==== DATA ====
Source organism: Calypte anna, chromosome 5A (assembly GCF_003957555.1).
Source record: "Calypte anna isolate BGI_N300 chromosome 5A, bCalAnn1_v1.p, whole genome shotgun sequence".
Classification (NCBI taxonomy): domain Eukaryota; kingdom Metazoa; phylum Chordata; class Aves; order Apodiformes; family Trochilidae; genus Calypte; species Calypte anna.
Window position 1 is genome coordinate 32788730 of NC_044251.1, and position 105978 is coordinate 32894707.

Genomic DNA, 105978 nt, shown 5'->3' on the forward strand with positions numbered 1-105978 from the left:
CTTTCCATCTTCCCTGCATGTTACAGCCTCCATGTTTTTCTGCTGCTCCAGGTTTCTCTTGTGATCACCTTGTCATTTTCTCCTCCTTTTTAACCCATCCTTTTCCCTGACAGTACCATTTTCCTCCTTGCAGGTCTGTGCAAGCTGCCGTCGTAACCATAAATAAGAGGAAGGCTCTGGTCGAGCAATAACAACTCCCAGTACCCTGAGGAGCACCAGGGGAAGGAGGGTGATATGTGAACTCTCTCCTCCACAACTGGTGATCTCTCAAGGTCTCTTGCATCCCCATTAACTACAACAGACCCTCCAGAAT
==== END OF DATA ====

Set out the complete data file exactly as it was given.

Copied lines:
Source organism: Calypte anna, chromosome 5A (assembly GCF_003957555.1).
Source record: "Calypte anna isolate BGI_N300 chromosome 5A, bCalAnn1_v1.p, whole genome shotgun sequence".
Classification (NCBI taxonomy): domain Eukaryota; kingdom Metazoa; phylum Chordata; class Aves; order Apodiformes; family Trochilidae; genus Calypte; species Calypte anna.
Window position 1 is genome coordinate 32788730 of NC_044251.1, and position 105978 is coordinate 32894707.

Genomic DNA, 105978 nt, shown 5'->3' on the forward strand with positions numbered 1-105978 from the left:
CTTTCCATCTTCCCTGCATGTTACAGCCTCCATGTTTTTCTGCTGCTCCAGGTTTCTCTTGTGATCACCTTGTCATTTTCTCCTCCTTTTTAACCCATCCTTTTCCCTGACAGTACCATTTTCCTCCTTGCAGGTCTGTGCAAGCTGCCGTCGTAACCATAAATAAGAGGAAGGCTCTGGTCGAGCAATAACAACTCCCAGTACCCTGAGGAGCACCAGGGGAAGGAGGGTGATATGTGAACTCTCTCCTCCACAACTGGTGATCTCTCAAGGTCTCTTGCATCCCCATTAACTACAACAGACCCTCCAGAAT